Purpose of review
The symptoms of schizophrenia cluster in at least three subtypes: positive, negative, and disorganized. The study of these subtypes and their phenotypic markers may help our understanding of the pathophysiology of schizophrenia. Among the markers of schizophrenia are minor neurological signs, which are abnormalities in sensory and motor performance elicited by clinical examination. Evidence on whether neurological abnormalities are associated with a specific symptom subtype is considered. As recent studies have often evaluated individuals at their first psychotic episode who are antipsychotic naïve, a review would help to clarify whether neurological soft signs are part of a neurodysfunction that underlies schizophrenia rather than the consequence of degenerative processes or of long-term pharmacological treatment.
A consistent association seems to emerge between an excess of neurological soft signs and severe negative symptoms. Signs associated with negative symptoms remain stable over time, and may characterize a subgroup of patients with poor illness course and outcome. Some signs, such as motor dysfunction, may be associated with a worse profile of positive symptoms, and may improve as symptoms improve. Too few studies have evaluated the association between neurological soft signs and disorganization symptoms to suggest or disconfirm any relationship.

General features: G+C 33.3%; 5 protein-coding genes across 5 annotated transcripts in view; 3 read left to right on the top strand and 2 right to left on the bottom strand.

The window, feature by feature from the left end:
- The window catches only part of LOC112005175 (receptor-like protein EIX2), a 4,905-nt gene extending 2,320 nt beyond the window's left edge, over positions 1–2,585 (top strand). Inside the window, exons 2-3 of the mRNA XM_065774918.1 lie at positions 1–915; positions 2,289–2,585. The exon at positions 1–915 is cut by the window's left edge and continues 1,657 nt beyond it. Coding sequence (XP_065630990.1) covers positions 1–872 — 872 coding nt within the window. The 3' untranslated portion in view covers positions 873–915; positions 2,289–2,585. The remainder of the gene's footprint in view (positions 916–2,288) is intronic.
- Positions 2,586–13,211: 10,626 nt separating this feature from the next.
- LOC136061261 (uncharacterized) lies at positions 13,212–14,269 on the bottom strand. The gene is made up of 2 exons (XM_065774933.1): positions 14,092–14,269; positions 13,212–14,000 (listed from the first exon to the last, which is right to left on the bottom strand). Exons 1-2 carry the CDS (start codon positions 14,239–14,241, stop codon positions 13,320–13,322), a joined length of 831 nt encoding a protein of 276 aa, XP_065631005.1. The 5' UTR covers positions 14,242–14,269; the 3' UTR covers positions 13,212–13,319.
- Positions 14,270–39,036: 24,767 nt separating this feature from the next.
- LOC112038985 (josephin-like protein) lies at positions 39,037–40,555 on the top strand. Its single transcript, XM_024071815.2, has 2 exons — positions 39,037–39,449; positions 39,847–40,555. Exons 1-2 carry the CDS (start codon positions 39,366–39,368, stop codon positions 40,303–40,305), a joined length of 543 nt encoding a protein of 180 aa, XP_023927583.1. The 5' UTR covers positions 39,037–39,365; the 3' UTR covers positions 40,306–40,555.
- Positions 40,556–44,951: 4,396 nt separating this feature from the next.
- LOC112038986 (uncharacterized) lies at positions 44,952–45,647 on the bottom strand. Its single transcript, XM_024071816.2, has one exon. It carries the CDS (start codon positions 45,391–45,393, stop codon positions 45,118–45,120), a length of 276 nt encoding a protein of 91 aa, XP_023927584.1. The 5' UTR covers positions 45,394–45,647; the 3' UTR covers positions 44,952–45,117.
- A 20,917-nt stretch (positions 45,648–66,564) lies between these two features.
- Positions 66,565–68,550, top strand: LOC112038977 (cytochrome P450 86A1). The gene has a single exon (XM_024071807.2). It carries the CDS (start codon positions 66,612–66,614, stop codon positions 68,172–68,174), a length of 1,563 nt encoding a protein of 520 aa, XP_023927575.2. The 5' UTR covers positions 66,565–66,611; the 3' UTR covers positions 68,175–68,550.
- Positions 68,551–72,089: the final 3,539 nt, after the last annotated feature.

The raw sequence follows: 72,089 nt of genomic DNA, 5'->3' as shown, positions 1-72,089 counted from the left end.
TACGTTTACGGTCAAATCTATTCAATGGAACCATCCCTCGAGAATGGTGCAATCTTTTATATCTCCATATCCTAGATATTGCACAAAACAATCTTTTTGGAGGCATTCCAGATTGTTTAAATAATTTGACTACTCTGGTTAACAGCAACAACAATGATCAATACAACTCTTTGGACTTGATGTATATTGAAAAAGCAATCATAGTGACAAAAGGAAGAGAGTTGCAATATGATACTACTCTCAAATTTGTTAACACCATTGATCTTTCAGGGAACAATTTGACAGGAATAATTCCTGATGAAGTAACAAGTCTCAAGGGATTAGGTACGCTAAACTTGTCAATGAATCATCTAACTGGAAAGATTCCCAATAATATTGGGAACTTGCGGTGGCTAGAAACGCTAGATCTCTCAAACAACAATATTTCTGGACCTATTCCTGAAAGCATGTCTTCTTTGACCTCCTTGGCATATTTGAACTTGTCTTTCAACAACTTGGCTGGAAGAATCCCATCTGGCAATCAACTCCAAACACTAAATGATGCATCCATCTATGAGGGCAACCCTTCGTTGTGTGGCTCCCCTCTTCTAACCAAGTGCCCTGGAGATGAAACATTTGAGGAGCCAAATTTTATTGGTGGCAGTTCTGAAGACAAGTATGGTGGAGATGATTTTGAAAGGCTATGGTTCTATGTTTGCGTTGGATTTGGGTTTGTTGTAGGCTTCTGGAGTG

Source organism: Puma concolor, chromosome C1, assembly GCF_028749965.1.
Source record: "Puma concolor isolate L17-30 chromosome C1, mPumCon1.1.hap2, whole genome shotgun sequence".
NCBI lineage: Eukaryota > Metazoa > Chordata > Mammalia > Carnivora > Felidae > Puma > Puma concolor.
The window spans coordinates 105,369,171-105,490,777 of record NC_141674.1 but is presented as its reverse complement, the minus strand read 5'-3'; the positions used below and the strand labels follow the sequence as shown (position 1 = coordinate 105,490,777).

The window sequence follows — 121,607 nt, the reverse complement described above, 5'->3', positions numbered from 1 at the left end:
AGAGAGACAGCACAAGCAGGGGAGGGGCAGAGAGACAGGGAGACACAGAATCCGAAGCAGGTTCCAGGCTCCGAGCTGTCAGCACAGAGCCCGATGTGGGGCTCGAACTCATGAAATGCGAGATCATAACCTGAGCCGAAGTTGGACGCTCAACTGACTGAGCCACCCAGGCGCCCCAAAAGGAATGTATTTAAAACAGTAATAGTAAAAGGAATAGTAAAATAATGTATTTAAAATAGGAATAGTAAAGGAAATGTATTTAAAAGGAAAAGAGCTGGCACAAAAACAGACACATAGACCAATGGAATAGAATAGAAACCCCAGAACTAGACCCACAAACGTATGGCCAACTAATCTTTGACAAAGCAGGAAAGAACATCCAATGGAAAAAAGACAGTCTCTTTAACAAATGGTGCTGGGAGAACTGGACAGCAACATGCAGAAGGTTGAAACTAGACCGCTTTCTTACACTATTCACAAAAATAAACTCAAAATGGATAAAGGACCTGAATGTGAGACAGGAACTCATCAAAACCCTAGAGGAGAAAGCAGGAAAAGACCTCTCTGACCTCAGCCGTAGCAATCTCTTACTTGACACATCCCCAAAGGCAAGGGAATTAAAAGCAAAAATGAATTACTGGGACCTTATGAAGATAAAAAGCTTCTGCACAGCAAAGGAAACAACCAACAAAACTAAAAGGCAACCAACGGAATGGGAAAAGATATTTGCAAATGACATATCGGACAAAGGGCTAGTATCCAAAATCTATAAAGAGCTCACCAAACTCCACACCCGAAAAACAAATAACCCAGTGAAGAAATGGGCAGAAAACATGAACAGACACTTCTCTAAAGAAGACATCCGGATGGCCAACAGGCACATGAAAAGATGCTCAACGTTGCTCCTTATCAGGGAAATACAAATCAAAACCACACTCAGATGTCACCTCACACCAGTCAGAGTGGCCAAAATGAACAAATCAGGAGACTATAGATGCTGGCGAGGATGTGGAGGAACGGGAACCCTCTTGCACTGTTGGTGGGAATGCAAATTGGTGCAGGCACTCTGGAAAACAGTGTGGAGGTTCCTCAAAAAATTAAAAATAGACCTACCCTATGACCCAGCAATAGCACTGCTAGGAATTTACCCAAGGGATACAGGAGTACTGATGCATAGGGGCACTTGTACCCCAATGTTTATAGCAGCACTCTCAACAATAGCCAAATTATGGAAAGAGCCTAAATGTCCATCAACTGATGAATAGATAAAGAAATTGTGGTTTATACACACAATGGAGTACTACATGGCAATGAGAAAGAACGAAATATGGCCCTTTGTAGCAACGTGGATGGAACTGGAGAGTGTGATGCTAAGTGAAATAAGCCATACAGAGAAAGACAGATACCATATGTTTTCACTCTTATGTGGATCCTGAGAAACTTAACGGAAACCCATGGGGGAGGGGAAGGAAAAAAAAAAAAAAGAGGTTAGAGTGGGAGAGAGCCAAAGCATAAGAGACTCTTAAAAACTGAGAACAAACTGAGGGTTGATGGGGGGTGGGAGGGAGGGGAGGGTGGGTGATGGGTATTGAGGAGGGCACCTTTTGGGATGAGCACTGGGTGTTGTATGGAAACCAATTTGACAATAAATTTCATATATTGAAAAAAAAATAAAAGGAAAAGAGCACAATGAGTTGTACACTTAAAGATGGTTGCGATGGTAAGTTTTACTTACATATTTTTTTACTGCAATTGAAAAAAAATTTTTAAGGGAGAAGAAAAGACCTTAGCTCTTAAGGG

Finding an association between neurological soft signs and one (or more) dimension(s) of schizophrenia in never treated patients may explain which neurological dysfunction is an intrinsic characteristic of the illness. The comparability of future studies can be improved by using the same structured rating scale for neurological soft signs and psychopathology, and by a better characterization of patient samples.